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 [eks″tro-ver´zhun] extraversion;
1. a turning inside out.
2. direction of one's energies and attention outward from the self.
Miller-Keane Encyclopedia and Dictionary of Medicine, Nursing, and Allied Health, Seventh Edition. © 2003 by Saunders, an imprint of Elsevier, Inc. All rights reserved.


(eks'tră-vĕr'zhŭn, -shŭn),
1. A turning outward.
2. A trait involving social intercourse, as practiced by an extrovert. Compare: introversion.
Synonym(s): extroversion
Farlex Partner Medical Dictionary © Farlex 2012


Variant of extroversion.
The American Heritage® Medical Dictionary Copyright © 2007, 2004 by Houghton Mifflin Company. Published by Houghton Mifflin Company. All rights reserved.


1. A turning outward.
2. A personality patterned on the presence of others.
Compare: introversion
Synonym(s): extraversion.
[incorrectly formed fr. L. extra, outside, + verto, pp. versus, to turn]
Medical Dictionary for the Health Professions and Nursing © Farlex 2012
References in periodicals archive ?
Hypothesis 6a: The relationship between the entrepreneurial top management team's extraversion and new venture performance will be mediated by knowledge integration.
The relationships between language achievement, Gc, neuroticism, openness, extraversion, agreeableness, and conscientiousness, were investigated using Pearson product-moment correlation coefficients.
The paths from extraversion to emotionality were added based on the modification index of the analysis.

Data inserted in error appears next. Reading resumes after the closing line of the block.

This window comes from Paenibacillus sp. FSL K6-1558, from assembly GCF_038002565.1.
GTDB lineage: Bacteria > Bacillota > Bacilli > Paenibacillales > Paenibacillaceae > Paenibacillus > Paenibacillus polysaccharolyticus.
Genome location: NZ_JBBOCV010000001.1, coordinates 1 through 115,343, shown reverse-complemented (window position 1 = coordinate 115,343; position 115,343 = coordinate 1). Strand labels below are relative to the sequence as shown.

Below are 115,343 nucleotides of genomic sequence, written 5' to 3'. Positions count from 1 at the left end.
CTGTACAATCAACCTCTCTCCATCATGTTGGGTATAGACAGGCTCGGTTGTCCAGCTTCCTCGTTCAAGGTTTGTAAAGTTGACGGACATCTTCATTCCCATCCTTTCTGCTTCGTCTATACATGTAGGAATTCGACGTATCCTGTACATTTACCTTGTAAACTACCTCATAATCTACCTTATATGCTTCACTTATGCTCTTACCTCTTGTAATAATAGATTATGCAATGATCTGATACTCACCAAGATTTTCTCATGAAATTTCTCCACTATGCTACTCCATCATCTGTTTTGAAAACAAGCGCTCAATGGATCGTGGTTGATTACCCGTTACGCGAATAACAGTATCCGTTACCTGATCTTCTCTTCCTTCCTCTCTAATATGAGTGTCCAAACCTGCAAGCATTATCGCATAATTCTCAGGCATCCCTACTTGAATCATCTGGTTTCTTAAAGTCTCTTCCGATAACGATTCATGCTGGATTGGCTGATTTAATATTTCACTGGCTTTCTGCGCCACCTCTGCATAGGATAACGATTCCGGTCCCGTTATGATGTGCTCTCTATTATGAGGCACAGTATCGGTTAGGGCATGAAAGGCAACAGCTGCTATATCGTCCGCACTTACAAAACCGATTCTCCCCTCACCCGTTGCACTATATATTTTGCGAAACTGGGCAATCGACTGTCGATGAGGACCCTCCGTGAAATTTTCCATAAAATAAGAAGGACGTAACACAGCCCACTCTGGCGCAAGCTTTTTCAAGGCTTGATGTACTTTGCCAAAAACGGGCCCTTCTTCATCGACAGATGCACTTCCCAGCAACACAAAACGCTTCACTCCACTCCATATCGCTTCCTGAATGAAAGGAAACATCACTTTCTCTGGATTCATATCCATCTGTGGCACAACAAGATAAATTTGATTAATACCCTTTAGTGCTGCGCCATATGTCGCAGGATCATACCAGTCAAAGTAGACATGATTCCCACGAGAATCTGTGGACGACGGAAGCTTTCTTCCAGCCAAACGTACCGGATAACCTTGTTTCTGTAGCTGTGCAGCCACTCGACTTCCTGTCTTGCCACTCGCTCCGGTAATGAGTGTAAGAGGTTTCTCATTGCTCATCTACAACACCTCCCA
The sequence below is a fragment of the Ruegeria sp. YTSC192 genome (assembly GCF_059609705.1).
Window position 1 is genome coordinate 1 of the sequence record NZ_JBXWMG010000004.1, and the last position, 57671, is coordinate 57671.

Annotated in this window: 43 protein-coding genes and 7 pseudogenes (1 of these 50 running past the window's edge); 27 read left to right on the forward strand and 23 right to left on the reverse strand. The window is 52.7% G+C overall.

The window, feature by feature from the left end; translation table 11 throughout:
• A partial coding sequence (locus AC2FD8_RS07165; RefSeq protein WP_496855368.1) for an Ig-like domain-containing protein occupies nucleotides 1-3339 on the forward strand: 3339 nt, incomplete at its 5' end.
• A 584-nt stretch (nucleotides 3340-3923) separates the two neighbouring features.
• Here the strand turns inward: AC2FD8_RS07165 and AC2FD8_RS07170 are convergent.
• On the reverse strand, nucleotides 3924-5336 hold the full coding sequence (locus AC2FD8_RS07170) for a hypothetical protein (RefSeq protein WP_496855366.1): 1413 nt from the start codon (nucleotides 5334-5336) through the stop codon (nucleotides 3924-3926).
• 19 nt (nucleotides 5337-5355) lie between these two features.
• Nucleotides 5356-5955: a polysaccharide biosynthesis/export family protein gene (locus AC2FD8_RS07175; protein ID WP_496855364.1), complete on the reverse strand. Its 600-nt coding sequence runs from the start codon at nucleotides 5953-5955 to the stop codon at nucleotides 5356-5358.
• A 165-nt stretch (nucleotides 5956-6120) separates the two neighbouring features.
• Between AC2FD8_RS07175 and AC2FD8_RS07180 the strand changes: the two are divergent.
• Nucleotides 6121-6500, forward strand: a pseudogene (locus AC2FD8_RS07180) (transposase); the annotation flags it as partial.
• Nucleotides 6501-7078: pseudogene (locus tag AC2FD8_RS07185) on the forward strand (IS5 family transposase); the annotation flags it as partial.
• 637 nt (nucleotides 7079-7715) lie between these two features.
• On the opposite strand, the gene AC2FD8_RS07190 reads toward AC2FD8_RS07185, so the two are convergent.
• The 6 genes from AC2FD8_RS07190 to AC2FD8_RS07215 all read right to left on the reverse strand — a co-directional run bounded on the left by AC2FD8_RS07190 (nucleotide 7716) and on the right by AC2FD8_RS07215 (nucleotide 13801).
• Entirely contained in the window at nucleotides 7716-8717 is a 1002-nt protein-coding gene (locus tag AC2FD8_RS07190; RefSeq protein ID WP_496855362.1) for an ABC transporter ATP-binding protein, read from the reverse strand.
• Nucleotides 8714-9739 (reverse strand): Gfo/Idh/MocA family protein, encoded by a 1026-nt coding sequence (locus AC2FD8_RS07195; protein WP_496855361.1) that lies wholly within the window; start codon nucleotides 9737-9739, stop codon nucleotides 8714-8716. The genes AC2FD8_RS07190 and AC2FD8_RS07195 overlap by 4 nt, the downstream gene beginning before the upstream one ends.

Extraversion, Agreeableness, Conscientiousness, Openness to Experience and Neuroticism (John and Srivastava, 1999) which are further explained in the following paragraphs:
It provides a brief and comprehensive measure of the five dimensions of personality-Neuroticism (N), Extraversion (E), Openness (O), Agreeableness (A) and Conscientiousness (C).
Thus, we plotted the moderation using the Spanish population norms for low (percentile 30) and high (percentile 65) neuroticism and extraversion, which are 16 and 23 for neuroticism and 28 and 35 for extraversion [40].
(2000) revealed that children with high introversion or high intellect had stronger influences from family environment than those with high extraversion or low intellect.
Therefore, this study tested the following hypotheses controlling for demographic variables and Extraversion. First, there would be a positive relationship between the Professional Quality of Life Scale (ProQOL; Stamm, 2010) Burnout (BO) and Secondary Traumatic Stress (STS) subscales and ACEs and Global Anxiety and Global Avoidance attachment variables, whereas a negative relationship would exist between the Compassion Satisfaction (CS) ProQOL subscale and ACEs and attachment variables.

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